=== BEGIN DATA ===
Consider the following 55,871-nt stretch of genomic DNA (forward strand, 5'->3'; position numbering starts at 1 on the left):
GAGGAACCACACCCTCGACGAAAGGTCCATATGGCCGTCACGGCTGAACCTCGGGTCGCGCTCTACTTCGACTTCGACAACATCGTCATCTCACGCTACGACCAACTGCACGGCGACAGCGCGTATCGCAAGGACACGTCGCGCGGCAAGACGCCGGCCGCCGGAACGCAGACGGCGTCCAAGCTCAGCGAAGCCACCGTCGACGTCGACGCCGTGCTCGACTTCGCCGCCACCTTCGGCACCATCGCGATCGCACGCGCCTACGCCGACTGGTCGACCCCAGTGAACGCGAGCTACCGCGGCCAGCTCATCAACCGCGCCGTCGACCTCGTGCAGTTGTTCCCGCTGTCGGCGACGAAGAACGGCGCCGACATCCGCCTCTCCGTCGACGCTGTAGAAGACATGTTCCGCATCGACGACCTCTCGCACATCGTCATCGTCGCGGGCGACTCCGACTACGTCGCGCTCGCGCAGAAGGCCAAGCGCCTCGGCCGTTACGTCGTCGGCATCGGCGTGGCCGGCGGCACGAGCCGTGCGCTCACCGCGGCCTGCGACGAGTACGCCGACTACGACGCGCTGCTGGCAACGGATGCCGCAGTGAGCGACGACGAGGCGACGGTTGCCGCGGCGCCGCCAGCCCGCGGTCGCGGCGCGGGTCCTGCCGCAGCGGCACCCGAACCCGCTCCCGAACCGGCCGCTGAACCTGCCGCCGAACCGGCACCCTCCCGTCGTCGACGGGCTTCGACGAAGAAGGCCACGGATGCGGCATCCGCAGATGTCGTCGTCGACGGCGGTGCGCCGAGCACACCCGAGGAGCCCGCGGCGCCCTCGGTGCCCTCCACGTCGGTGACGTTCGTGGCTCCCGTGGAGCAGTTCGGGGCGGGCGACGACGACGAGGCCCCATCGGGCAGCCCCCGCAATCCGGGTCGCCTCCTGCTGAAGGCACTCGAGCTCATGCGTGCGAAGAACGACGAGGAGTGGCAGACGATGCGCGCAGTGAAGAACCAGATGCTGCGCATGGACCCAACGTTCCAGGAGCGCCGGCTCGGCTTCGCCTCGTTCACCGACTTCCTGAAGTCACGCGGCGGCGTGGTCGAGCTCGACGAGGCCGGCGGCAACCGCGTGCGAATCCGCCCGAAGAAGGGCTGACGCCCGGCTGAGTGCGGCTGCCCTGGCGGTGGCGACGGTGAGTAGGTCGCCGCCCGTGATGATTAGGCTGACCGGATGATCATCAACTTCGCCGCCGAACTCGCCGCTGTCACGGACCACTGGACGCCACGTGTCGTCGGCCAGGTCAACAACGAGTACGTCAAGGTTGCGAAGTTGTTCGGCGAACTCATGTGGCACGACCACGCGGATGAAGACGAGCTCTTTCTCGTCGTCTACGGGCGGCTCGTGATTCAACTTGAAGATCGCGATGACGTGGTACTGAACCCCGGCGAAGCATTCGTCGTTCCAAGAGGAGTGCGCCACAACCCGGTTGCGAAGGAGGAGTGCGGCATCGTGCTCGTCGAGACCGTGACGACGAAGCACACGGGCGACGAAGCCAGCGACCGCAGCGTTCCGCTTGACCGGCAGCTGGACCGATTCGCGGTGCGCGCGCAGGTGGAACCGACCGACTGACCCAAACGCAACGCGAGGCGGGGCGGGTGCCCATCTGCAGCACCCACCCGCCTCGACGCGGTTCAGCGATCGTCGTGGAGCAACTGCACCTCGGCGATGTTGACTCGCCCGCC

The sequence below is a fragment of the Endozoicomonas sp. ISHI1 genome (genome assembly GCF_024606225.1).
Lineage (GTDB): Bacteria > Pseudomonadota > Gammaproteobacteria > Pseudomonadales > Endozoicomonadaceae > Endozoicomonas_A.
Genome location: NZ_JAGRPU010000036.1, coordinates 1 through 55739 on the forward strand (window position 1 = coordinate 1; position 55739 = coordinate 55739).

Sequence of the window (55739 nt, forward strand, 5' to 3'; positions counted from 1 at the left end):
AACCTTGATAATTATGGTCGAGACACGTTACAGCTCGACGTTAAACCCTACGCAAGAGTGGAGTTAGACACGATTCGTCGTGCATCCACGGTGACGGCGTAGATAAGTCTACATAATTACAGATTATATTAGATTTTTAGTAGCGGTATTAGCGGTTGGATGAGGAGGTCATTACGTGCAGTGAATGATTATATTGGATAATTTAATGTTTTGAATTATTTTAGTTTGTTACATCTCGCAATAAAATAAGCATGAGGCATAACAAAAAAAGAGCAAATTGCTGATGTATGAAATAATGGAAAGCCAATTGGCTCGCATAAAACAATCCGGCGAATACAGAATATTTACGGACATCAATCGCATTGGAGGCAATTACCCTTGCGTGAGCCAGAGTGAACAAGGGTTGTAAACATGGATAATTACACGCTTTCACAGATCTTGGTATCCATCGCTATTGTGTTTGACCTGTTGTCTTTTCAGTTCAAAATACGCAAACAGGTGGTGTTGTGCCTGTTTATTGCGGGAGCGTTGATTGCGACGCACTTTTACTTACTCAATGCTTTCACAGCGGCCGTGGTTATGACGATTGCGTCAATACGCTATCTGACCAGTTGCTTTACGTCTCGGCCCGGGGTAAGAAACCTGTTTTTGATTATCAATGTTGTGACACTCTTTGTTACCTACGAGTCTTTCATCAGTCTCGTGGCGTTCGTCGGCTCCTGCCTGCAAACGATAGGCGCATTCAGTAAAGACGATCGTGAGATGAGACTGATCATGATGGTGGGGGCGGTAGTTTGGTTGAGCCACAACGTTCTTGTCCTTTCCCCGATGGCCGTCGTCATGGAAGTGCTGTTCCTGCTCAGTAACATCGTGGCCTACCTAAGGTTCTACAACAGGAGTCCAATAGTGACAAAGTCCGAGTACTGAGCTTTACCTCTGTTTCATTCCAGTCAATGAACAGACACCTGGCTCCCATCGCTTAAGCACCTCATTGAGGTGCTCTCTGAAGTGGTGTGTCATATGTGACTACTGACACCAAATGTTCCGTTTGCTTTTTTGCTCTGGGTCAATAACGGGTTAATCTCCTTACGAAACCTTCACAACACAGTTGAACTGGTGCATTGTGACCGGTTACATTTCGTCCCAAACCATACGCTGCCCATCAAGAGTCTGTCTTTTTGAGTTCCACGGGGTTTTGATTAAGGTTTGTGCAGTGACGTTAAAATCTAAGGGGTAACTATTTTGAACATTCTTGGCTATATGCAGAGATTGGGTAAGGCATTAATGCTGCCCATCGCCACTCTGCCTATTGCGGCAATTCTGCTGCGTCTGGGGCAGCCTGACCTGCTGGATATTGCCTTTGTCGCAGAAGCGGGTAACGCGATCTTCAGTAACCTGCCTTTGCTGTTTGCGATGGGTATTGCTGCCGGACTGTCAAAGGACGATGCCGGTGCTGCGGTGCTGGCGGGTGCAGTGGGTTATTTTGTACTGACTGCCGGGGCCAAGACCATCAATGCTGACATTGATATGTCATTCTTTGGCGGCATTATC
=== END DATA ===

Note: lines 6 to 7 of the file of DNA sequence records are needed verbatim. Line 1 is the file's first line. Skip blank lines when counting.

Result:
Sequence of the window (55739 nt, forward strand, 5' to 3'; positions counted from 1 at the left end):
AACCTTGATAATTATGGTCGAGACACGTTACAGCTCGACGTTAAACCCTACGCAAGAGTGGAGTTAGACACGATTCGTCGTGCATCCACGGTGACGGCGTAGATAAGTCTACATAATTACAGATTATATTAGATTTTTAGTAGCGGTATTAGCGGTTGGATGAGGAGGTCATTACGTGCAGTGAATGATTATATTGGATAATTTAATGTTTTGAATTATTTTAGTTTGTTACATCTCGCAATAAAATAAGCATGAGGCATAACAAAAAAAGAGCAAATTGCTGATGTATGAAATAATGGAAAGCCAATTGGCTCGCATAAAACAATCCGGCGAATACAGAATATTTACGGACATCAATCGCATTGGAGGCAATTACCCTTGCGTGAGCCAGAGTGAACAAGGGTTGTAAACATGGATAATTACACGCTTTCACAGATCTTGGTATCCATCGCTATTGTGTTTGACCTGTTGTCTTTTCAGTTCAAAATACGCAAACAGGTGGTGTTGTGCCTGTTTATTGCGGGAGCGTTGATTGCGACGCACTTTTACTTACTCAATGCTTTCACAGCGGCCGTGGTTATGACGATTGCGTCAATACGCTATCTGACCAGTTGCTTTACGTCTCGGCCCGGGGTAAGAAACCTGTTTTTGATTATCAATGTTGTGACACTCTTTGTTACCTACGAGTCTTTCATCAGTCTCGTGGCGTTCGTCGGCTCCTGCCTGCAAACGATAGGCGCATTCAGTAAAGACGATCGTGAGATGAGACTGATCATGATGGTGGGGGCGGTAGTTTGGTTGAGCCACAACGTTCTTGTCCTTTCCCCGATGGCCGTCGTCATGGAAGTGCTGTTCCTGCTCAGTAACATCGTGGCCTACCTAAGGTTCTACAACAGGAGTCCAATAGTGACAAAGTCCGAGTACTGAGCTTTACCTCTGTTTCATTCCAGTCAATGAACAGACACCTGGCTCCCATCGCTTAAGCACCTCATTGAGGTGCTCTCTGAAGTGGTGTGTCATATGTGACTACTGACACCAAATGTTCCGTTTGCTTTTTTGCTCTGGGTCAATAACGGGTTAATCTCCTTACGAAACCTTCACAACACAGTTGAACTGGTGCATTGTGACCGGTTACATTTCGTCCCAAACCATACGCTGCCCATCAAGAGTCTGTCTTTTTGAGTTCCACGGGGTTTTGATTAAGGTTTGTGCAGTGACGTTAAAATCTAAGGGGTAACTATTTTGAACATTCTTGGCTATATGCAGAGATTGGGTAAGGCATTAATGCTGCCCATCGCCACTCTGCCTATTGCGGCAATTCTGCTGCGTCTGGGGCAGCCTGACCTGCTGGATATTGCCTTTGTCGCAGAAGCGGGTAACGCGATCTTCAGTAACCTGCCTTTGCTGTTTGCGATGGGTATTGCTGCCGGACTGTCAAAGGACGATGCCGGTGCTGCGGTGCTGGCGGGTGCAGTGGGTTATTTTGTACTGACTGCCGGGGCCAAGACCATCAATGCTGACATTGATATGTCATTCTTTGGCGGCATTATC